On May 19th, Senate Republicans successfully filibustered the nomination of Goodwin Liu for the Court of Appeals of the Ninth Circuit. Under the deal reached by the “Gang of 14” in 2005, senators agreed not to filibuster judicial nominees except under “extraordinary circumstances.” Republicans used that exemption to block Liu’s nomination, even though the Berkeley law professor is widely regarded as one of the sharpest constitutional scholars in the country, earned praise from conservatives like Ken Starr and John Yoo, and was named “unanimously well-qualified,” by the American Bar Association.
The very Republican senators who filibustered Liu’s nomination once decried the tactic. “I would never filibuster any President’s judicial nominee, period,” said Senator Lamar Alexander (R-TN) in 2005. But under the Obama Administration, Alexander and his ilk have had a change of heart. Their level of obstructionism keeps reaching new heights.
According to a report [pdf] from the Alliance for Justice:
Of the 105 nominations submitted by President Obama during the first two years of his term, only 62—2 Supreme Court justices, plus 16 courts of appeals and 44 district court judges—were confirmed. That is the smallest percentage of judicial confirmations over the first two years of any presidency in American history.
Judicial vacancies increased from 55 to 97 during President Obama’s first two years, whereas under both President’s Bush and Clinton, vacancies declined.
Senate Republicans used every parliamentary tool they could to obstruct and delay President Obama’s nominees, including placing secret holds on each judicial nominee who reached the Senate floor, even those that had the support of Republican home-state senators. They also denied votes on 13 nominees at the end of the 111th Congress who received no Republican opposition in committee.
Today 53 Obama judicial nominees still have yet to be confirmed by the Senate. Of the 1132 executive and judicial branch nominations submitted to the Senate by President Obama, 223 nominees have yet to receive a vote on the Senate floor, according to White House data. That means that nearly 20 percent of Obama nominees have been blocked by Senate Republicans.
In response to this obstruction, Obama has filled 28 vacant positions via recess appointments. President Bush, in contrast, made 171 recess appointments during his presidency, including John Bolton for UN ambassador and two controversial judicial nominations, Charles Pickering and William Pryor, to the US Court of Appeals. To catch up with Bush, Obama would have to make roughly twenty-eight recess appointment per year until the end of his presidency, assuming he wins a second term and governs for eight years.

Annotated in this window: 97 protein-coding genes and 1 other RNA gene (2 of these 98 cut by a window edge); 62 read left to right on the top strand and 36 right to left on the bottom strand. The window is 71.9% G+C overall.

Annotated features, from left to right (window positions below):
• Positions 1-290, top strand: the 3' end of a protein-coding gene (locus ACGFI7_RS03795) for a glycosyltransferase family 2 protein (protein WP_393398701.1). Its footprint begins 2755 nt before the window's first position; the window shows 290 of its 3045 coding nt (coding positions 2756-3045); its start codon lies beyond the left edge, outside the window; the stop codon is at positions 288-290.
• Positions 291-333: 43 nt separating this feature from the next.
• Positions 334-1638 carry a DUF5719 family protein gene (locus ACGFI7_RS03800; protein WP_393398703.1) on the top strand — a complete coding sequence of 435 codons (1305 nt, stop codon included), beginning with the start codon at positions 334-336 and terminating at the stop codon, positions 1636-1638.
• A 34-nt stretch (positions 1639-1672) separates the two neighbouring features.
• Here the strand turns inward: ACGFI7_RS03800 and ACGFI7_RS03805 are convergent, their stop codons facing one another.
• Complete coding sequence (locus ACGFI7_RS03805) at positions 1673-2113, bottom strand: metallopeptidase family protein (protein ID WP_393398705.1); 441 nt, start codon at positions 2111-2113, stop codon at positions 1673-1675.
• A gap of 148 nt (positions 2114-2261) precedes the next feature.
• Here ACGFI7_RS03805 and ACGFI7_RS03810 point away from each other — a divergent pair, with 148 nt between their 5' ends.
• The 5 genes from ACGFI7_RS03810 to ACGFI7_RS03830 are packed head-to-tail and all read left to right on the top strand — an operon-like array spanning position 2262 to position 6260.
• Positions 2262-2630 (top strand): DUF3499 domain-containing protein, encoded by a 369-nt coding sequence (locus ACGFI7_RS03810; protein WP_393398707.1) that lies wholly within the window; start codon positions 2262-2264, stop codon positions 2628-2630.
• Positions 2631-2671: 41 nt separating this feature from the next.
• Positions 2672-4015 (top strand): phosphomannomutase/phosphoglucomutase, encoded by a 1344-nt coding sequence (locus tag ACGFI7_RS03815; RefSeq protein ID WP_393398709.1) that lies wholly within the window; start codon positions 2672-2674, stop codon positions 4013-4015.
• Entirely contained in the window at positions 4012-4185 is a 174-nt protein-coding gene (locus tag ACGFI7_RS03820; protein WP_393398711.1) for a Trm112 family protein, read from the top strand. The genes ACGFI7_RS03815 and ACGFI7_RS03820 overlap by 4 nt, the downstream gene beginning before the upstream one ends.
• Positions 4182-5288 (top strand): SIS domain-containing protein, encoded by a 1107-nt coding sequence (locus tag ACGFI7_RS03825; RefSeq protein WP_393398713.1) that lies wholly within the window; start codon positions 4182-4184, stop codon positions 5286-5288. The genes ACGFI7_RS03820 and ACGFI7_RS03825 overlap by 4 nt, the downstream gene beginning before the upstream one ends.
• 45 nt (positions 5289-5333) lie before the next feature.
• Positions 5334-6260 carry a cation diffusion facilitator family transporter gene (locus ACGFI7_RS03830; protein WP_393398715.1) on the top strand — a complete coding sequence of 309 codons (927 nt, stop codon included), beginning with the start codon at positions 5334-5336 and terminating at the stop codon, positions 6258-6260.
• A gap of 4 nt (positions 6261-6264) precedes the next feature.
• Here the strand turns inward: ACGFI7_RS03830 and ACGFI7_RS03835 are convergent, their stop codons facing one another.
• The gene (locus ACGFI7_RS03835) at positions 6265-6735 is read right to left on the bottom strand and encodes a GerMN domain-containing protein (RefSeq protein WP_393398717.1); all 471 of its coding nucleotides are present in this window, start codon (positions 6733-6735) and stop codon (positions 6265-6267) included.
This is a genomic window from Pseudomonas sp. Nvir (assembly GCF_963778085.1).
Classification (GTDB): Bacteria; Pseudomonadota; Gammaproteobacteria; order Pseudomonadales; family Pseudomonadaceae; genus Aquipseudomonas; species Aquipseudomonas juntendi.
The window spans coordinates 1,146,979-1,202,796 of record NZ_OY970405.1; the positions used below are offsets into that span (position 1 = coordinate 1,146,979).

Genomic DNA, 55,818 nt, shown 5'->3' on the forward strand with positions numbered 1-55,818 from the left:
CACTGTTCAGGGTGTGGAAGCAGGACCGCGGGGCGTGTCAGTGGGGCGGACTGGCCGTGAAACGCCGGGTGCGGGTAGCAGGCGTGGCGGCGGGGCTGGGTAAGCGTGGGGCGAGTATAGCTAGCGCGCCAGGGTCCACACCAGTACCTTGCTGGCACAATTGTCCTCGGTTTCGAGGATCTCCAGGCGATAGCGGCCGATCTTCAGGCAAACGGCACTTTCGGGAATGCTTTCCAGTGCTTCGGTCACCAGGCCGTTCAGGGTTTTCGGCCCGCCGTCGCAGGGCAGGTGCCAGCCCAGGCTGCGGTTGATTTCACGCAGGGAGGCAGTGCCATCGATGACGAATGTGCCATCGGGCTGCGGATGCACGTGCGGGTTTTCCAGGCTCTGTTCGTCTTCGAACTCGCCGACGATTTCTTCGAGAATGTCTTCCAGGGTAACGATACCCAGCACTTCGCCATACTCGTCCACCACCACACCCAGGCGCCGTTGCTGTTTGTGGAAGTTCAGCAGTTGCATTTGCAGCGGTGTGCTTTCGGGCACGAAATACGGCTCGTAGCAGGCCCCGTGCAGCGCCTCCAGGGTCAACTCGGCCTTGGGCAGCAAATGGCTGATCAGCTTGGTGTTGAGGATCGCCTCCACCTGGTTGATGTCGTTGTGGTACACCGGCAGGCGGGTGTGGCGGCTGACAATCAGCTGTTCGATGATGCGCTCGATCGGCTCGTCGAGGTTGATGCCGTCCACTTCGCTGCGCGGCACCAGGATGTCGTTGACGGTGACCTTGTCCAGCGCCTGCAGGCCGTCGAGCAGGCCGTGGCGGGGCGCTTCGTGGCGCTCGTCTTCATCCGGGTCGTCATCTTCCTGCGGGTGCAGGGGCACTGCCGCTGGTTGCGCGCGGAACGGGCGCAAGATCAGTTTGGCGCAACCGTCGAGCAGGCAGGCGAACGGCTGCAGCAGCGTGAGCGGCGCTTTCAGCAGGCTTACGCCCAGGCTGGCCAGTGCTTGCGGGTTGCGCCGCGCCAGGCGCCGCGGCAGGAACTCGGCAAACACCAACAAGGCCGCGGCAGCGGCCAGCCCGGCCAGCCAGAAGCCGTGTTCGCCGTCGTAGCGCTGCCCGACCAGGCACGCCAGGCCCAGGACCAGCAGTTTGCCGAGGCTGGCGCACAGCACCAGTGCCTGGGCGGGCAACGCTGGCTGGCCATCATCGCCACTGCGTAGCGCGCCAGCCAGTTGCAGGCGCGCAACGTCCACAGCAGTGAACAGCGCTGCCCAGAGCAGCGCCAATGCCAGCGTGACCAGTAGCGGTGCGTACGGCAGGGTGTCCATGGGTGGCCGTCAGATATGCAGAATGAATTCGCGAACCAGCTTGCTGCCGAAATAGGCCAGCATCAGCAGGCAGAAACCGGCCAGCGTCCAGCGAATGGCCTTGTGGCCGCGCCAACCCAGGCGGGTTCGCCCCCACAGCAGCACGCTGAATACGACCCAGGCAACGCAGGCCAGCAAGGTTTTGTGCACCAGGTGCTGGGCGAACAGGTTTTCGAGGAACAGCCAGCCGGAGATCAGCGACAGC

To fill these vacancies, the Obama administration must move aggressively to challenge GOP obstructionism, which is something they’ve been slow to do. According to a new Alliance for Justice report [pdf] on judicial nominations in the 112th Congress:
President Obama still badly trails his two predecessors in terms of nominations. At the end of the 111th Congress, the President was 27 nominations behind President Bush and 37 nominations behind President Clinton at a similar point in their presidencies, and there were enough vacancies open for him to keep pace with either of them. Instead of catching up, President Obama has slipped further behind President Bush (now 51 nominations behind), and has barely made a dent in the gap with President Clinton (now 34 nominations behind), at the comparable point in their presidencies.
Yet Republicans, in another stunning act of hypocrisy, are determined not to let Obama make any recess appointments for the foreseeable future. The Senate stayed in pro-forma session over the Memorial Day break, instead of adjourning for its usual recess, in part to prevent Obama from appointing Elizabeth Warren to head the Consumer Financial Protection Bureau. A dozen Senate Republicans have asked House Speaker John Boehner “to try to block President Obama from making recess appointments for the remainder of his presidency,” according to Politico.
At the beginning of the 112th Congress, a trio of Senate Democrats—Tom Harkin, Jeff Merkley and Tom Udall—tried to reform the Senate rules to prevent such rampant abuse of the filibuster and nomination process. But they were stymied by the leadership of both parties, who made sure the new rules did not pass. Sitting side-by-side at the State of the Union evidently took precedence. As a result, the absurd dysfunction of the contemporary US Senate continues unabated.